From his time as a handsome Pop star in the 1960s, to fronting a couple of bands, Long John Baldry eventually found his way to singing the Blues in the 1970s. It was the music he loved, and where he felt the most comfortable. But even in the 1960s, when he was hitting the UK Pop charts with hits like "Let The Heartache Begin", he was laying down his blue-eyed-soul vibe down like few could. That would include on his 1966 recording "Cuckoo", which I love. I have it on the album 'Looking at Long John: The UA Years', a yummy collection, by the way. Please enjoy his recording of "Cuckoo".
Between the 1960s and the 1970s, Long John changed up his style and his look a bit. His matinee idol headshots were replaced by pictures of a Blues man, someone with a career aimed at touring clubs, not scheduling an appearance on 'Top of the Pops'. Hell, I think he looks good either way. His voice had a more pronounced rasp, giving is more of an edge than he had earlier. Could have been spending all that time in clubs, I suppose.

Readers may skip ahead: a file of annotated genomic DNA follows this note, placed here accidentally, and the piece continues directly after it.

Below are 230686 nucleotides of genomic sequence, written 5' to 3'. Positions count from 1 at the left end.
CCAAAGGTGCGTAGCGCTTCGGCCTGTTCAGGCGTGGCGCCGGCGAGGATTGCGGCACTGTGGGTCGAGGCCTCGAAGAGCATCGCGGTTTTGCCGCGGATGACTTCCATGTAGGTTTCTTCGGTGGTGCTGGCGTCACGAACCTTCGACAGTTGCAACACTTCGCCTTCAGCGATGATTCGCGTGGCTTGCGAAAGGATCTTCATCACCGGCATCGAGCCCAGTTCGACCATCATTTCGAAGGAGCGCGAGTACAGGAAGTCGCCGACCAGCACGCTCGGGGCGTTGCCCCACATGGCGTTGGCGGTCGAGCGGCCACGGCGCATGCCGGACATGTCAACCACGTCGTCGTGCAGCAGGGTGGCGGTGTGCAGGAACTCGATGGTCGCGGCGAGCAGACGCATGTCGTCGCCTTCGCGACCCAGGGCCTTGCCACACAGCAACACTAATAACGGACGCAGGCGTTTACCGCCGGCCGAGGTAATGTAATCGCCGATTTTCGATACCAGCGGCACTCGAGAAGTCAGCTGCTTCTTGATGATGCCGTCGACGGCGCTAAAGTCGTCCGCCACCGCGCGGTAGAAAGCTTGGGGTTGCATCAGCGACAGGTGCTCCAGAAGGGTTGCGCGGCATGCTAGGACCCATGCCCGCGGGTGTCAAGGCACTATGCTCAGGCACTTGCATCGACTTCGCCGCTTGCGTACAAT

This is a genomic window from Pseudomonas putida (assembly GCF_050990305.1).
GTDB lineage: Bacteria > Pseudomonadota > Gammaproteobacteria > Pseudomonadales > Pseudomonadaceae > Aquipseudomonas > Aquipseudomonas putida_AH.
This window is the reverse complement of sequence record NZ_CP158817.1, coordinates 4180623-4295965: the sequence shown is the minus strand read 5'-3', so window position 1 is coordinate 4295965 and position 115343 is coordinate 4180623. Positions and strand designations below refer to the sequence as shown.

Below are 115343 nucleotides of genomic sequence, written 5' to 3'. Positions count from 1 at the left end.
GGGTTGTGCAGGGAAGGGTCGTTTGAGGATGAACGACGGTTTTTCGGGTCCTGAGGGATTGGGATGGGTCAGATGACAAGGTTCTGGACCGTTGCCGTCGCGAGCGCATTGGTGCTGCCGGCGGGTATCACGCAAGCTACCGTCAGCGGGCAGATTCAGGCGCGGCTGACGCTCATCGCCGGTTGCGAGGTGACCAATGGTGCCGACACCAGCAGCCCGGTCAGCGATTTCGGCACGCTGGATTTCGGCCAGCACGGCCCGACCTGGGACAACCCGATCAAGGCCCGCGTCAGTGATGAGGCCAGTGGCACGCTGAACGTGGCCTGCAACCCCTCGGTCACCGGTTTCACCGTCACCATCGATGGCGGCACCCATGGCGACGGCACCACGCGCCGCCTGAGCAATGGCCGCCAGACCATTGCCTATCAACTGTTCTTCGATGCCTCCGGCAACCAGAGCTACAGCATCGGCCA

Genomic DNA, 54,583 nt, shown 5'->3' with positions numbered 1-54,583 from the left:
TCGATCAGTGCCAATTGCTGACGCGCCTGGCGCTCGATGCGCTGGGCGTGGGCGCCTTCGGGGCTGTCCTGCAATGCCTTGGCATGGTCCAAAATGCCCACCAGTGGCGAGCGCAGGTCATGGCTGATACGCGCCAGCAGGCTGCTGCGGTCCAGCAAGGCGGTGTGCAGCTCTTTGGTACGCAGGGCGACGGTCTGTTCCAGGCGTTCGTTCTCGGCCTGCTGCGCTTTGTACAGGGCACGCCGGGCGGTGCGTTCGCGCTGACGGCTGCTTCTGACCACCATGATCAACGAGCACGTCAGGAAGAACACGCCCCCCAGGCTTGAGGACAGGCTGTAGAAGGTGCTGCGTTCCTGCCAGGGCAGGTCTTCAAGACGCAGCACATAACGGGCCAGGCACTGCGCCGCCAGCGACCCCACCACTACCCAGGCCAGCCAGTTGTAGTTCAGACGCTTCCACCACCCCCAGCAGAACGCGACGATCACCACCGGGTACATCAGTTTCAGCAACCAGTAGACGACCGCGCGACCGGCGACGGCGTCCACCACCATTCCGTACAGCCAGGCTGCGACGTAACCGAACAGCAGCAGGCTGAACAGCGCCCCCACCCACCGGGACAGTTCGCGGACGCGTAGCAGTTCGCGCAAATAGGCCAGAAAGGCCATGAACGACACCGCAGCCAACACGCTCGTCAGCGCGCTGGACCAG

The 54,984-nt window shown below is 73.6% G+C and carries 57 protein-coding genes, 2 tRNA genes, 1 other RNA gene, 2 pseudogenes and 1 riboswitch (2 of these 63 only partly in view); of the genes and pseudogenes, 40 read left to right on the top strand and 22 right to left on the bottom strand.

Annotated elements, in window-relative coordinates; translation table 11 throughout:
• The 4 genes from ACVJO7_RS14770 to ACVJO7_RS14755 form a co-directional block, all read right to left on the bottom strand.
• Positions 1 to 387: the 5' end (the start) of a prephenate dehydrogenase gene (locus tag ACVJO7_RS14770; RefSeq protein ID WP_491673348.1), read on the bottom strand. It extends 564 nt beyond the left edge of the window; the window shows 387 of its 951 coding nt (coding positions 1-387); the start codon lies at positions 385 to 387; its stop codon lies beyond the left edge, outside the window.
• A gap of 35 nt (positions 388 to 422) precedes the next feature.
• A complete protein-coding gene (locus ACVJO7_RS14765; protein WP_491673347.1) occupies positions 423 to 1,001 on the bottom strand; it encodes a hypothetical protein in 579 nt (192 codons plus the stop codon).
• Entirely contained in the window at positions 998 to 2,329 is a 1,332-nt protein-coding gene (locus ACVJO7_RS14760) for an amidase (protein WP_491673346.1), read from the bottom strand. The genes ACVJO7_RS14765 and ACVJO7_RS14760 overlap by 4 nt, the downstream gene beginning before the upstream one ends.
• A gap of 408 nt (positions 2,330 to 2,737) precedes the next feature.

I wanted to get the week off to a rousing start with a little bit of boogie-woogie, Long John style. In 1979, he released 'Baldry's Out', a tongue-in-cheek album title that not only referenced the title track, but also the fact the singer had been an out and proud gay man for some time already. There is a saucy feel to the album, which combined a few classics, like his version of "You've Lost That Lovin' Feelin'", the Righteous Brothers classic written by Phil Spector, Barry Mann, and Cynthia Weil. Long John sang it as a duet with Kathi MacDonald, and it made it on the charts in both the United States and Canada. It was a surprise hit in Australia, where the song went to #2 on the Pop charts. Bill Medley, of the Righteous Brothers, classed this the best remake of the song. But like I said, I wanted to have a bit of boogie, so here is the title track, "Baldry's Out".
Unfortunately, neither album is available on online in the US. You can find it one music stores, like Amazon, as an import. Have a swinging week!